The first thing we want to do, which I am doing on page 50 is we are going to deal with the evidence of election. What is election? Election is God’s choice among a field of sinners as to His plan of salvation. The plan of salvation has shape, it has boundaries to it. And God beforehand designed the plan of salvation with boundaries. Everybody finally is not saved and so there are boundaries there. And election deals with that boundary problem. Why is it bounded this way and not that way? Because God willed that history operates that way and it is the only answer that you can come up with finally. So, in the Exodus event, what is the boundary? The boundary simply is that in this Egyptian society, that looked like this, God chose a subset of that to extract out of it. And that people, that nation, was elected and chosen and removed from that world system. The Exodus is a picture of believers being yanked away from the world. Christian commentators have talked about this for centuries, this is not new; devotional literature has emphasized this. You read the great devotional literature, it’s always talking about making an analogy between Egypt, and the world, the Exodus is the believer being saved out of the world. That’s good theology; that is the parallel, this goes on.

On page 50, this quote I have, Rushdoony is talking about it in political terms, but it applies spiritually, and in the case of the Exodus it was both spiritual and political. Slaves, and I’ve got a misquote here so please correct it. “Slaves, true slaves, don’t want to be rescued from freedom; their greatest fear is liberty …. Even as a timid and fearful child dreads the dark, so does the slave mind fear liberty: it is full of the terrors of the unknown. As a result, the slave mind clings to the statist or state slavery, cradle-to-grave welfare care, as a fearful child clings to his mother. The advantage of slavery is precisely this, security in the master or in the state.” A marvelous statement!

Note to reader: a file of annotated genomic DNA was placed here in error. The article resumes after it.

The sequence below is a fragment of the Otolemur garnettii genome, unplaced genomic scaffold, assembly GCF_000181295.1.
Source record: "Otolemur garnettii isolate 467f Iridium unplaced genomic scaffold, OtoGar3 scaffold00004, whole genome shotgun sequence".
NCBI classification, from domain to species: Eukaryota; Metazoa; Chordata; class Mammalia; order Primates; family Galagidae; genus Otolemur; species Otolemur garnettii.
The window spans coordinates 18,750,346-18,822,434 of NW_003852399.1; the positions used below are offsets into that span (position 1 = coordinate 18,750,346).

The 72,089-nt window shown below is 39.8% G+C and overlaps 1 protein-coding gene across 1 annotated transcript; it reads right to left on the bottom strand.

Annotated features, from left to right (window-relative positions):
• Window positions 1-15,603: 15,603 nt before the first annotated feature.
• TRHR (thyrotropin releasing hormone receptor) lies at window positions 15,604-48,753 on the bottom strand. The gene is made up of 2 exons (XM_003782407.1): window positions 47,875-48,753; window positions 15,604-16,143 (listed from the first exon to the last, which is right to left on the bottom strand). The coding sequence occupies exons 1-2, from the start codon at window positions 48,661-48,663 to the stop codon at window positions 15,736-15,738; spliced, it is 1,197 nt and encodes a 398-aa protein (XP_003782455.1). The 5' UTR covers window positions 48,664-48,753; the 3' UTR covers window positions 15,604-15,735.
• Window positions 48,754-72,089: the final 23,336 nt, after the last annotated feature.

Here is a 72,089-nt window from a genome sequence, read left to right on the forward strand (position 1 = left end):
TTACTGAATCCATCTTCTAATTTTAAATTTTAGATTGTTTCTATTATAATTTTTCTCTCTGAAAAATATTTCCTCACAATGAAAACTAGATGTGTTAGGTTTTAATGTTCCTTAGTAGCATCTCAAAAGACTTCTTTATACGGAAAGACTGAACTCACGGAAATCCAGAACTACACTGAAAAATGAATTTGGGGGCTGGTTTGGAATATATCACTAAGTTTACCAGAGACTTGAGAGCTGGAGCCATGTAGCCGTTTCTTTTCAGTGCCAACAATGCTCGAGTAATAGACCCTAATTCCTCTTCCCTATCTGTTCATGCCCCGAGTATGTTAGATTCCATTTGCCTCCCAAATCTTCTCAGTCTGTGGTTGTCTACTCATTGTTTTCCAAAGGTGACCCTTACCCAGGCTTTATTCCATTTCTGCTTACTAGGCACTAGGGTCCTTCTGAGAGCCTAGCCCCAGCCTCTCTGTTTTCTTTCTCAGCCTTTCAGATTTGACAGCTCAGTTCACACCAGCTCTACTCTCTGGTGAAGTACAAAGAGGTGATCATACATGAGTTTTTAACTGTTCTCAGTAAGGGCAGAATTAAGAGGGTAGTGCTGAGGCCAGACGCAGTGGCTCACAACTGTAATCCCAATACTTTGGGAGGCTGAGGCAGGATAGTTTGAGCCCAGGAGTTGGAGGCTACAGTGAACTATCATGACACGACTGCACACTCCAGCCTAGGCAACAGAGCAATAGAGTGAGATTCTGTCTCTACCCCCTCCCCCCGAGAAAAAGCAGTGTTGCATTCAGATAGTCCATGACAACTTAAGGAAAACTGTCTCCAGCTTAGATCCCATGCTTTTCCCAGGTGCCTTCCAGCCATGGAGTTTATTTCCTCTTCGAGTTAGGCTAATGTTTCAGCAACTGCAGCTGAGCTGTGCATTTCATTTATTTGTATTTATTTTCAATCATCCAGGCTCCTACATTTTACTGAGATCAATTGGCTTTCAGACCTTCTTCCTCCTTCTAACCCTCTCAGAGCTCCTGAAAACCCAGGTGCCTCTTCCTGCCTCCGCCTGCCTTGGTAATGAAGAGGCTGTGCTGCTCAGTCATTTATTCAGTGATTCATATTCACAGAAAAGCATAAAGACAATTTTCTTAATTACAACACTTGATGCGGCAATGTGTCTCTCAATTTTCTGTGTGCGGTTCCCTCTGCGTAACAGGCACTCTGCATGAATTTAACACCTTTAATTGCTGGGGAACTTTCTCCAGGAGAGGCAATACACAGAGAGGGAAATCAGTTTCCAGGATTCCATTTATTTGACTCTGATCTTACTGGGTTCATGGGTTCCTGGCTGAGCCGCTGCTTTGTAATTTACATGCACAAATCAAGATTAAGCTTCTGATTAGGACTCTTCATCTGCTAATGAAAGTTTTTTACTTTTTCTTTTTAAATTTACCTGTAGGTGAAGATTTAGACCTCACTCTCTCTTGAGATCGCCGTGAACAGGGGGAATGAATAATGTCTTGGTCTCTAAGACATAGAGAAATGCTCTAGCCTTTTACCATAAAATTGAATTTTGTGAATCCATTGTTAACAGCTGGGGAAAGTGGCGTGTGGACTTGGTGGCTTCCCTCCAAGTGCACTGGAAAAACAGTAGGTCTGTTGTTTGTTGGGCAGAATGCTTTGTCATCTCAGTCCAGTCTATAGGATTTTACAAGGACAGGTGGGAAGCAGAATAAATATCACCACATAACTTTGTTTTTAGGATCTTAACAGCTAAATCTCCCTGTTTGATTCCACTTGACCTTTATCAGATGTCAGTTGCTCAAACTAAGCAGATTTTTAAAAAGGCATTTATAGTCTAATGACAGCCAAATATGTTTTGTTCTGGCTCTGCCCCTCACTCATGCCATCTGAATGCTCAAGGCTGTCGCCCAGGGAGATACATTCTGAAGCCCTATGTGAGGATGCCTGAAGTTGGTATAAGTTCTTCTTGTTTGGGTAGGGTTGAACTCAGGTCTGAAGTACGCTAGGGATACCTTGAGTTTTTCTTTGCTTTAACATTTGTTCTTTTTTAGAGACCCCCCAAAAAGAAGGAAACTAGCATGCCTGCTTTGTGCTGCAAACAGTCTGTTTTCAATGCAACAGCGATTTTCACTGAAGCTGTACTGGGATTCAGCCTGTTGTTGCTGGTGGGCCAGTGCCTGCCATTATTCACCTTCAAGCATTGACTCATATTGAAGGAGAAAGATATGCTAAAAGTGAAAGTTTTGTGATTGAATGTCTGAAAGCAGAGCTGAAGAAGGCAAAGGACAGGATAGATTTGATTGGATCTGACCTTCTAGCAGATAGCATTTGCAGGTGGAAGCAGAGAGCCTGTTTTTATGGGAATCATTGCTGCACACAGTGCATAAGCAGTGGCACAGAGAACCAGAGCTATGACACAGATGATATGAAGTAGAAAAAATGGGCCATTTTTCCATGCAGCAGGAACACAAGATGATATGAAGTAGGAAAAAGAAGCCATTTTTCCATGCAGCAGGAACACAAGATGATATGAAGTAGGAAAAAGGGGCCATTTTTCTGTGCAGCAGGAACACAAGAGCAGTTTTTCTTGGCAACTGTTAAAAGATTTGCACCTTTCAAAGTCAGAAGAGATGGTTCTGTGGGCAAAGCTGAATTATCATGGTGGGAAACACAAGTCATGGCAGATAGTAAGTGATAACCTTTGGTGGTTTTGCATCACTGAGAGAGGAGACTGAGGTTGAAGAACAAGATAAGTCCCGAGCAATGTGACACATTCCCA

What’s good about slavery? It’s an institution that has happened again an again in history, so it cannot be all that bad. It is to a degree kind of, shall we say, popular. Why is slavery popular? Why is it popular with the slaves? Because their destiny is all set for them. It’s secure, the master provides and so there is a comfort, strangely, there is a comfort in servitude. So that means that when Moses comes to the slaves, the Jewish slaves, he is disturbing this. Everything at least is orderly here. But when Moses walks in, just like when God called Abraham out of Ur, this is an unknown. Now we have a surprise event, now we have some unpredictable new factor in our lives. Now all of a sudden everything else has to be jerked around and reorganized around this strange new thing. This is discomforting, this is disturbing.

So the Exodus was disturbing, and it’s disturbing because it’s an insertion that instead of this where man organizes it from alpha to omega, from a to z, it’s all man’s organization, the wonderful organizing of man, all of that is sort of pushed aside and in its place we have this. We have an invisible God, unlike Pharaoh. We have no kingdom. Pharaoh has a kingdom, he has pyramids, he has an organization. This God does not have anything yet, He promises but He has not shown us anything. And we’re supposed to risk the wrath of rebelling against Pharaoh, risk our home, risk our wives, and risk our children on the word of Moses, to abandon this wonderful order that man has structured. Do you see the tension here? That’s election interfering and it is a revelation of the fact that, going back to God’s character now, God has character and those attributes keep showing up all over. Here is God’s sovereignty, God is holy, God is love, and God is omniscient. This attribute over here is omnipresence. His holiness shows up. These attributes start showing up when these acts occur and we become face to face with a God who is dangerous.

That is why C. S. Lewis in his book has such a neat passage in The Chronicles of Narnia and one of the girls, one of the little boys in the story sees Aslan and he talks to the beaver and he says to the beaver, “Is he a good lion?” And the beaver says, “Yes, he’s a good lion, but he is not a tame one.” Now just think about that for a moment. Lewis captured it beautifully. He is a good lion, but he is not tame. Now put those two words together and what do you have? You have the fact that if he is not tame, he’s wild and if he’s wild, who’s in control, him or you? He is in control! So this lion is not tame, he’s not part of this, this order. So that’s kind of scary, but the fact that he is a good lion means, that even though he is a wild one, he is good, so I wind up not able to trust my leashes, my plans, my cages, but I have to trust his what? His character! And what is faith? It’s trusting God’s character. So this whole fight and struggle of the Exodus has to do with whether the Jews are going to realize that they are being called out as a unique people to bear testimony to God’s character and to trust it.